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Yep, but if vorenous is old enough to get a drivers license the knowledge could be useful in a true emergency situation.

No need to adress me using the 3rd person - believe me I`m not that important. And I`m not only old enough to drive a vehicle, I`m also old enough to work as a provider in the EMS. :rolleyes:

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Just out of curiosity - what kind of first-aid-manual is this?

I`ve done a first aid course here primarily before getting my drivers license and I can`t remember being taught anything about internal bleeding, not about how to diagnose it, let alone how to treat. Seems a bit far fetched for first-responders. That being said, in the most cases there would be nothing more to do for a first responder than dial 911.

AHA 2005 taught the shock position to include lying the person on his/her back, raising the legs 10-12" and covering to keep him/her warm until additional help arrived. You weren't diagnosing it per se but if you knew someone had been in an accident and was cool, clammy and possibly altered, this was the best position to put them in. Then you call 911. So, not far fetched at all.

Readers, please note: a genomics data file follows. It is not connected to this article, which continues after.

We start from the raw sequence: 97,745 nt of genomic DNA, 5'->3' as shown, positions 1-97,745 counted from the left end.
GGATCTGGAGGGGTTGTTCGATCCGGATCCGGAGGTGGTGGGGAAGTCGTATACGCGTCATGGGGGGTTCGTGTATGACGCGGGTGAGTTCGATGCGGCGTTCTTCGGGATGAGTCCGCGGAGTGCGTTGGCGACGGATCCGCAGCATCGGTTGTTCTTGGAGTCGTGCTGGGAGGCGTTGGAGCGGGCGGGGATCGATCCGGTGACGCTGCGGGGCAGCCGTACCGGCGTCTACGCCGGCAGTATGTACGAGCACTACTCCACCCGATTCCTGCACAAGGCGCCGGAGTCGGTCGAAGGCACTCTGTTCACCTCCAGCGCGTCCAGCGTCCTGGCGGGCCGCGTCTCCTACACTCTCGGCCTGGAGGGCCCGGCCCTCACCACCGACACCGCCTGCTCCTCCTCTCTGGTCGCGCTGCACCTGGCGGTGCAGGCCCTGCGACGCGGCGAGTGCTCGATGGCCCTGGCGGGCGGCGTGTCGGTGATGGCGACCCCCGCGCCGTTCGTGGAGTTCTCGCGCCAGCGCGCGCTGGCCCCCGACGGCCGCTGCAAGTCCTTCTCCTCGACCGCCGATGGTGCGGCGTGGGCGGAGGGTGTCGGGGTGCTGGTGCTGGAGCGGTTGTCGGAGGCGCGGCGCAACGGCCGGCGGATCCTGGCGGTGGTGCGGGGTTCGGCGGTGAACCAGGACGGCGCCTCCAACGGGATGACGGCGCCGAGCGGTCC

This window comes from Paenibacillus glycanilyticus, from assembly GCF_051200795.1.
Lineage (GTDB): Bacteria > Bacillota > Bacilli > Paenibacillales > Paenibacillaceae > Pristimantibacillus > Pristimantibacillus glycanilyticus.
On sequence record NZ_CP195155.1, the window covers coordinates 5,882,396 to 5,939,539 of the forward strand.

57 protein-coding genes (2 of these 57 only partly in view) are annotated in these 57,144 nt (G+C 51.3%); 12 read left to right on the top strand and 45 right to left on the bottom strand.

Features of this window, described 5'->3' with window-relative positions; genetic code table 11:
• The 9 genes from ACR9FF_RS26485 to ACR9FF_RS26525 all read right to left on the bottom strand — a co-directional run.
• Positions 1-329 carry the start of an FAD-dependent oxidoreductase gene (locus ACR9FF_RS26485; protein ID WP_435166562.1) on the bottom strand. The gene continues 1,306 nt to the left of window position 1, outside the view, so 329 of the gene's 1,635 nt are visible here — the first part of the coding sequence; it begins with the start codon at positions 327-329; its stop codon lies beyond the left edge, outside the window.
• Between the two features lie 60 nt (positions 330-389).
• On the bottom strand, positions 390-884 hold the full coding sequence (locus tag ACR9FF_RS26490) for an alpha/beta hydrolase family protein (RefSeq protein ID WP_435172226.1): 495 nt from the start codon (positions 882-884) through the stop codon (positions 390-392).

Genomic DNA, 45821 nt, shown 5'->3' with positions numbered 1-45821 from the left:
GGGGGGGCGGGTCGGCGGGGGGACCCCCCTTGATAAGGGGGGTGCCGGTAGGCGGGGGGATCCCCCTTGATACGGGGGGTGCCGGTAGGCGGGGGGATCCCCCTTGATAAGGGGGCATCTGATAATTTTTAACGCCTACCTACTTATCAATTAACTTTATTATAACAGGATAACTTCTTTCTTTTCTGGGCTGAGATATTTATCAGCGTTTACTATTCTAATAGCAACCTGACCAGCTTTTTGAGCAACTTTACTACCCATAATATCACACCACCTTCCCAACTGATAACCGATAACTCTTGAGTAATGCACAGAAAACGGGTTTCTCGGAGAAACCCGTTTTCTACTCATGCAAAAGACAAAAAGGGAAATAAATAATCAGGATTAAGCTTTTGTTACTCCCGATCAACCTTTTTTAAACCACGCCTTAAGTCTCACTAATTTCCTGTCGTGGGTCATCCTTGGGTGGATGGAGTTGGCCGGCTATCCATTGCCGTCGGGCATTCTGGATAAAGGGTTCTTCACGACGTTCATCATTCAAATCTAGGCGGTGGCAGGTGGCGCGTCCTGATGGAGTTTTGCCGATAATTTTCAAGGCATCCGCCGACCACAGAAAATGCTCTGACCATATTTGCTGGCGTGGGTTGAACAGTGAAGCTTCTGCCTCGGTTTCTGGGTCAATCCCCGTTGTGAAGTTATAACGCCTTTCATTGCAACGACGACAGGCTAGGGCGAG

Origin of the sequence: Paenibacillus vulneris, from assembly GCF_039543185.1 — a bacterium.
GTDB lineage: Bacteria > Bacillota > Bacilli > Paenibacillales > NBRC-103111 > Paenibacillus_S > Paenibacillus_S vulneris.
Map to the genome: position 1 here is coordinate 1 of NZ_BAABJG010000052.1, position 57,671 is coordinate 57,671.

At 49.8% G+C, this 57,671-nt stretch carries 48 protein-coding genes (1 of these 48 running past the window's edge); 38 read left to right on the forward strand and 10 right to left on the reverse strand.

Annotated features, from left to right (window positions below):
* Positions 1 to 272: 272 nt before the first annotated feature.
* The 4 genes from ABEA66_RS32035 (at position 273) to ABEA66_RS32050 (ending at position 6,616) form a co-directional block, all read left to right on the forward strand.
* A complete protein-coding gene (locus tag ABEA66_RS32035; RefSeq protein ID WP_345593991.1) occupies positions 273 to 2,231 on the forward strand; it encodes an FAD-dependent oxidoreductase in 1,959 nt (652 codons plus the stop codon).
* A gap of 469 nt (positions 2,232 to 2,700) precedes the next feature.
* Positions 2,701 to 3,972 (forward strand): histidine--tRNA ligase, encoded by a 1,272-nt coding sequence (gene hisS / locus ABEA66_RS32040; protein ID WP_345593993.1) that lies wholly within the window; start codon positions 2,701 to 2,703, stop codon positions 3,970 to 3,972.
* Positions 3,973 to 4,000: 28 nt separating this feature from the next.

However, AHA 2010 has changed that and raising the legs is no longer indicated.

Toni

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I was not trying to disparage you age but to imply your decision capabilities in hemorrhage control. Where do you work?

I work in Germany with the Red Cross (here, it is one of the main emergency care providing organisations).

AHA 2005 taught the shock position to include lying the person on his/her back, raising the legs 10-12" and covering to keep him/her warm until additional help arrived. You weren't diagnosing it per se but if you knew someone had been in an accident and was cool, clammy and possibly altered, this was the best position to put them in. Then you call 911. So, not far fetched at all.

However, AHA 2010 has changed that and raising the legs is no longer indicated.

Toni

Yep, that`s all I meant.. The typical shock symptoms you stated above and the treatment for first responders, that`s all clear. My point was, that I couldn`t imagine being taught specific symptoms of internal bleeding in a first-aid-course, in the original post of the thread it sounded like that (maybe I misunderstood it).

Anyway, it`s not that important, I was just wondering...